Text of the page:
Principles of Islamic Jurisprudence by MH kamali

Principles of Islamic Jurisprudence by MH kamali

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Unformatted text preview: ception. Salam is valid on condition that the time of delivery is stipulated and that the parties are able to meet the conditions of their agreement. See also Abdur Rahim, Jurisprudence, p. 145] Principles of Islamic Jurisprudence ~ Kamali 188 [28. Shawkani, IV. The Effective Cause ('Illah) This is perhaps the most important of all the requirements of qiyas. `Illah has been variously defined by the ulema of usul. According to the majority, it is an attribute of the asl which is constant and evident and bears a proper (munasib) relationship to the law of the text (hukm). It may be a fact, a circumstance, or a consideration which the Lawgiver has contemplated in issuing a hukm. In the works of usul, the `illah is alternatively referred to as manat al-hukm (i.e. the cause of the hukm), the sign of the hukm (amarah al-hukm), and sabab. [32.Shawkani, Irshad, p. 207; Abu Zahrah, Usul, p. 188.] Some ulema have attached numerous conditions to the 'illah, but most of these are controversial and may be summarised in the following five. recorded only eleven.] [33. Note, for example, Shawkani, (Irshad, p. 207-208) who has listed 24 conditions for the 'illah whereas the Maliki jurist, Ibn Hajib has 1) According to the majority of ulema, the `illah must be a constant attribute (mundabit) which is applicable to all cases without being affected by differences of persons, time, place and circumstances. The Malikis and the Hanbalis, however, do not agree to this requirement as they maintain that the `illah need not be constant, and that it is sufficient if the 'illah bears a proper or reasonable relationship to the hukm. The difference between the two views is that the majority distinguish the effective cause from the objective (hikmah) of the law and preclude the latter from the scope of the `illah. Usul, p. 188.] [34. Khallaf, `Ilm, 64; Abu Zahrah, The `illah is constant if it applies to all cases regardless of circumstantial changes. To give an example, according to the rules of pre-emption (shuf`) the joint, or the neighbouring, owner of a real property has priority in buying the property whenever his partner or his neighbour wishes to sell it. The `illah in preemption is joint ownership itself, whereas the hikmah of this rule is to protect the partner/neighbour against a possible harm that may arise from sale to a third party. Now the harm that the Lawgiver intends to prevent may materialise, or it may not. As such, the hikmah is not constant and may therefore not constitute the `illah of pre-emption. Hence the `illah in pre-emption is joint ownership itself, which unlike the hikmah is permanent and unchangeable, as it does not fluctuate with such changes in circumstances. The majority view maintains that the rules of Shari'ah are founded in their causes (`ilal), not in their objectives (hikam). From this, it would follow that a hukm shar'i is present whenever its `illah is present even if its hikmah is not, and a hukm shar`i is absent in the absence of its 'illah even if its hikmah is present. The...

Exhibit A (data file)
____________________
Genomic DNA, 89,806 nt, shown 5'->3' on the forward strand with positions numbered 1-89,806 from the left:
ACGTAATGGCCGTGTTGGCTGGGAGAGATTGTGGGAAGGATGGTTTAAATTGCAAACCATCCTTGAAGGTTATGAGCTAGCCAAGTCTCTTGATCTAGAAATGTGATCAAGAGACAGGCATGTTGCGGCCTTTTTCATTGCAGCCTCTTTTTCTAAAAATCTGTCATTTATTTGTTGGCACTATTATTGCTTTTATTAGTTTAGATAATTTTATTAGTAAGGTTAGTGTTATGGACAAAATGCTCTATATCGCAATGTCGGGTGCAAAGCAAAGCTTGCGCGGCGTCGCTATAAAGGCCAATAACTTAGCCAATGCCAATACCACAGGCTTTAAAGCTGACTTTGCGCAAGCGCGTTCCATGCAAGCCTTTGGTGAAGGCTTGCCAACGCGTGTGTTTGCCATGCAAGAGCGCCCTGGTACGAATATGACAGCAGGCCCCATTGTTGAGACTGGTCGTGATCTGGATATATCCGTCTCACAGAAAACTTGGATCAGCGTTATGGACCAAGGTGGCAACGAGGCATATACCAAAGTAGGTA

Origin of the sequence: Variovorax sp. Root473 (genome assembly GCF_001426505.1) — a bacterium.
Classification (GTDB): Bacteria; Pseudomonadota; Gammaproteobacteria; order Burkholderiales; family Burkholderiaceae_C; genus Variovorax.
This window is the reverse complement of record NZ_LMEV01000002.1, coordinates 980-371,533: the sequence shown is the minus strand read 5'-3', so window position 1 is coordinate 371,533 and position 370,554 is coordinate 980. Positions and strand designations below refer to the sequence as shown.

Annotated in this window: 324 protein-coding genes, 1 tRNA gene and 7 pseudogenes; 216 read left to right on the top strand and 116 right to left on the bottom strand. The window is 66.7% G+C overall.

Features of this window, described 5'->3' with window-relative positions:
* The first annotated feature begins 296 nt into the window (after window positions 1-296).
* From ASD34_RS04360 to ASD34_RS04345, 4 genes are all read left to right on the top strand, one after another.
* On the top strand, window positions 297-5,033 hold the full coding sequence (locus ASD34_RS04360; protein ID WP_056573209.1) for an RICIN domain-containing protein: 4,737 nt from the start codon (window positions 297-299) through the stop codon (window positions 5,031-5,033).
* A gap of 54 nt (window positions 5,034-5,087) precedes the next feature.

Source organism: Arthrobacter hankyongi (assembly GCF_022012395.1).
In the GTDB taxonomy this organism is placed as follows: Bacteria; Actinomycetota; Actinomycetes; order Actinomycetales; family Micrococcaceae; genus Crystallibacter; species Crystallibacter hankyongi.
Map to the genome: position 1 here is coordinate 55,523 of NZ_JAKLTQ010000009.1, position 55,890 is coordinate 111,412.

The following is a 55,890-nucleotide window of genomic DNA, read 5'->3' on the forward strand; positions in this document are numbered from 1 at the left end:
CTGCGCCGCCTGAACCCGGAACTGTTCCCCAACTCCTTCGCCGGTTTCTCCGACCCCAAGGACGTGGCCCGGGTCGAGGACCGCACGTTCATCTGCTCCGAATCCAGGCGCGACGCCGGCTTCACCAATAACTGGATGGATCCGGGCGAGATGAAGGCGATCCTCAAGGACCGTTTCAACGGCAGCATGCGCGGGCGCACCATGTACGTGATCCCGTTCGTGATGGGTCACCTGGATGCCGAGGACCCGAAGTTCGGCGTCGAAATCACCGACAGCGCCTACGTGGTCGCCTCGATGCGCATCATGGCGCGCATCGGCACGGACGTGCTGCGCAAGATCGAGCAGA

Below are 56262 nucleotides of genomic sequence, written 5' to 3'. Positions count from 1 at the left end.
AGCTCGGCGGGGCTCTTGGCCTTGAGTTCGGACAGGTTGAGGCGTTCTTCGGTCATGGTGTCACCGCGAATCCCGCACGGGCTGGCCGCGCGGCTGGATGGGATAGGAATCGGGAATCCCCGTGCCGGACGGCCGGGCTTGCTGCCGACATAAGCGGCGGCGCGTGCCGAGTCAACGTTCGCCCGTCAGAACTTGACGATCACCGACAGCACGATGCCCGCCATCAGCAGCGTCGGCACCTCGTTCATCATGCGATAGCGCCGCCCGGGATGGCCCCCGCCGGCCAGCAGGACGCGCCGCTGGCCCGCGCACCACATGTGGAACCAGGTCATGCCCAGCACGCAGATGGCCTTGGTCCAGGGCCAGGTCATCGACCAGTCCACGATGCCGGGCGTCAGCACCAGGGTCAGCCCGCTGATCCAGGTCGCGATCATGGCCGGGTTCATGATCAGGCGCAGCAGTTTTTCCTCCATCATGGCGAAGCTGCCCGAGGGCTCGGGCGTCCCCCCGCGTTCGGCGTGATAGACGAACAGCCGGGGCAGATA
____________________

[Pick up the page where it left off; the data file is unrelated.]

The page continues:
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This note was uploaded on 04/13/2013 for the course ISLAM 101 taught by Professor Islam during the Spring '13 term at Harvey Mudd College.

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